Presentation on theme: "Development and The Social Construction of Gender in India Anja Kovacs Room 2.73 16 March 2007."— Presentation transcript:
Development and The Social Construction of Gender in India Anja Kovacs Room March 2007
The face of Indian women?
Indicators of womens status Sex ratios (Census of India): 1901: : : : : 933
Indicators of womens status
Sex ratios Literacy Rates (Census of India): General: (1991: 51.63) Men: Women: 54.28
Indicators of womens status Sex ratios Literacy Rates Womens labour market participation Womens (lack of) property rights
Explanations? Organisation of households in India Social and cultural norms, influenced by caste/class and religion Laws of Manu (IX, 3): Her father protects (her) in childhood, her husband protects (her) in youth, and her sons protect (her) in old age; a woman is never fit for independence. Laws of Manu (IX, 6): Considering that the highest duty of all castes, even weak husbands (must) strive to guard their wives.
Consumerist Capitalism and Gender Increasing evidence in India that development processes are profoundly biased against women and contribute to an increase in gender inequity, rather than a decrease. Example: spread of dowry in South India (Kapadia 2002)
Powerless Women/Oppressive Men? World Bank (1991: xv), Gender and Poverty in India: The cultures very definition of the female is her association with the inside – the home. By contrast, men belong to the outside, where livelihoods are earned and political power is wielded Larger agenda? Efficient women vs irresponsible men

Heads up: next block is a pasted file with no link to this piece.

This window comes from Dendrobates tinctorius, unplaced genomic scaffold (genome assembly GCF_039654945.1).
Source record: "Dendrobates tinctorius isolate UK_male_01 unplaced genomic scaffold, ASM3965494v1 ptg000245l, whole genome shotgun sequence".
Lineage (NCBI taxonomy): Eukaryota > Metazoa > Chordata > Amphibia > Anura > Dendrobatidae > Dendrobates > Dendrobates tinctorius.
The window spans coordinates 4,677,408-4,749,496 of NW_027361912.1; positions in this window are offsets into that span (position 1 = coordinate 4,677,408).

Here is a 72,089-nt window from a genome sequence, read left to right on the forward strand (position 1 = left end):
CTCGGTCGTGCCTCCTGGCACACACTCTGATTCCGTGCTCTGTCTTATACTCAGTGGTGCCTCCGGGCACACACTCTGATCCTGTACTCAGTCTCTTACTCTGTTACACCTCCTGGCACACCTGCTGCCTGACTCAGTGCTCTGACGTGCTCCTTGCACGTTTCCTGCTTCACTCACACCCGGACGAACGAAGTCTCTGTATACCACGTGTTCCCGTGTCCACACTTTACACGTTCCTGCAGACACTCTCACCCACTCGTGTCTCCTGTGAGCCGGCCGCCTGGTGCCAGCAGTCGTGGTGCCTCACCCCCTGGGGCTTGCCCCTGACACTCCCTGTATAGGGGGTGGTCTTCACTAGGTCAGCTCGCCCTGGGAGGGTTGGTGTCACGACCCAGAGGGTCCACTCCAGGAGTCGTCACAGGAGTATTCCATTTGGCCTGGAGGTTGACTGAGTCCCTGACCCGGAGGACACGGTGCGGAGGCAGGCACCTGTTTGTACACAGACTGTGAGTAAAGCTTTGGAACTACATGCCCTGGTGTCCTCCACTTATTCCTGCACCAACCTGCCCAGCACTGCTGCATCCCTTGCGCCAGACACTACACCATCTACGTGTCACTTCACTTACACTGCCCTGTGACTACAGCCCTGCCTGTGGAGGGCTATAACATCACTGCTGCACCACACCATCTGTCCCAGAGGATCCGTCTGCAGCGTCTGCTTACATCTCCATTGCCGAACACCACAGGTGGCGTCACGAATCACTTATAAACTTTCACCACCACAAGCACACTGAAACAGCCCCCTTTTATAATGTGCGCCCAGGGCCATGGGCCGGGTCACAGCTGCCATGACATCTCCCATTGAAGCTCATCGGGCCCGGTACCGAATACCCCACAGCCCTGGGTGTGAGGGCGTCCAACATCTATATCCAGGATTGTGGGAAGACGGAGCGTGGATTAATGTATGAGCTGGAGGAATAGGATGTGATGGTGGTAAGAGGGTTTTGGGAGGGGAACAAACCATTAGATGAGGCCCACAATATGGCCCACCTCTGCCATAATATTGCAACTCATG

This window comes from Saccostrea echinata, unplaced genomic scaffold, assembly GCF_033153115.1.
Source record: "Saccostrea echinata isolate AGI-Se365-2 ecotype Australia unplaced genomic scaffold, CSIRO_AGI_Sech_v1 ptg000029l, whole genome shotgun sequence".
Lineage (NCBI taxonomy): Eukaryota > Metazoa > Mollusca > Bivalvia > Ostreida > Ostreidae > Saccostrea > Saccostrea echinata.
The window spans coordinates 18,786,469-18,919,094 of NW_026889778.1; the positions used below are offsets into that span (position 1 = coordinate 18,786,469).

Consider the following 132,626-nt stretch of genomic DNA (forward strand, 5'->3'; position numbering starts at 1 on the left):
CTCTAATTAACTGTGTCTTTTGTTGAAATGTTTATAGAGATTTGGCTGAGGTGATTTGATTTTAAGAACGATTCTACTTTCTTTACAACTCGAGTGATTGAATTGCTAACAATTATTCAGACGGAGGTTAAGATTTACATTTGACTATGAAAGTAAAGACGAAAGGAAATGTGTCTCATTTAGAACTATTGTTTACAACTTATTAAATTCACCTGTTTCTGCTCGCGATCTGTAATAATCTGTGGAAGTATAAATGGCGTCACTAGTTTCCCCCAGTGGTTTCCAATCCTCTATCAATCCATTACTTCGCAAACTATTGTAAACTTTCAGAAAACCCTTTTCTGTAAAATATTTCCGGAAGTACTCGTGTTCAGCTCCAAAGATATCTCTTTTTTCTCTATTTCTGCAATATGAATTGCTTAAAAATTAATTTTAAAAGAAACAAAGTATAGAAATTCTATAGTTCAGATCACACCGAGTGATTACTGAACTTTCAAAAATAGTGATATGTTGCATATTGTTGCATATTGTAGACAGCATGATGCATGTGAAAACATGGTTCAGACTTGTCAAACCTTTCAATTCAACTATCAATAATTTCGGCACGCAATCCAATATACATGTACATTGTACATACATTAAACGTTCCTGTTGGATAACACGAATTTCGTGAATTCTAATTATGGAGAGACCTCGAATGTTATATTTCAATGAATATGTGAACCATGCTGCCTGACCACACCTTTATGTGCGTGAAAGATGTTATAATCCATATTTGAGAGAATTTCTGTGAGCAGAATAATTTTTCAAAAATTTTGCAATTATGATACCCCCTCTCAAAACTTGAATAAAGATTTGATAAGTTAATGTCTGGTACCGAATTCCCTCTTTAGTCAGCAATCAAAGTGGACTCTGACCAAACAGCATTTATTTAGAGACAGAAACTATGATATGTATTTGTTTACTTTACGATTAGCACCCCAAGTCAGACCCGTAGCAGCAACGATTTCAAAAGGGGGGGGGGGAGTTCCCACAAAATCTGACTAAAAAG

Powerless Women/Oppressive Men? Women are not (always) powerless model-explanations do not hold to same extent for everyone everywhere norms and practice do not necessarily overlap spaces for power within traditional roles Not all men have economic and political power
Women and the Hindu Right
(Feminist) Agency? But at whose expense?
Women and arrack in Andra Pradesh
Additional References Kapadia, Karin (2002). Translocal modernities and transformations of gender and caste. In Karin Kapadia (ed.), The violence of development: The politics of identity, gender and social inequalities in India. London: Zed. Raheja, Gloria Goodwin and Ann Grodzins Gold (1994). Listen to the herons words: reimaging gender and kinship in North India. Berkeley: University of California Press.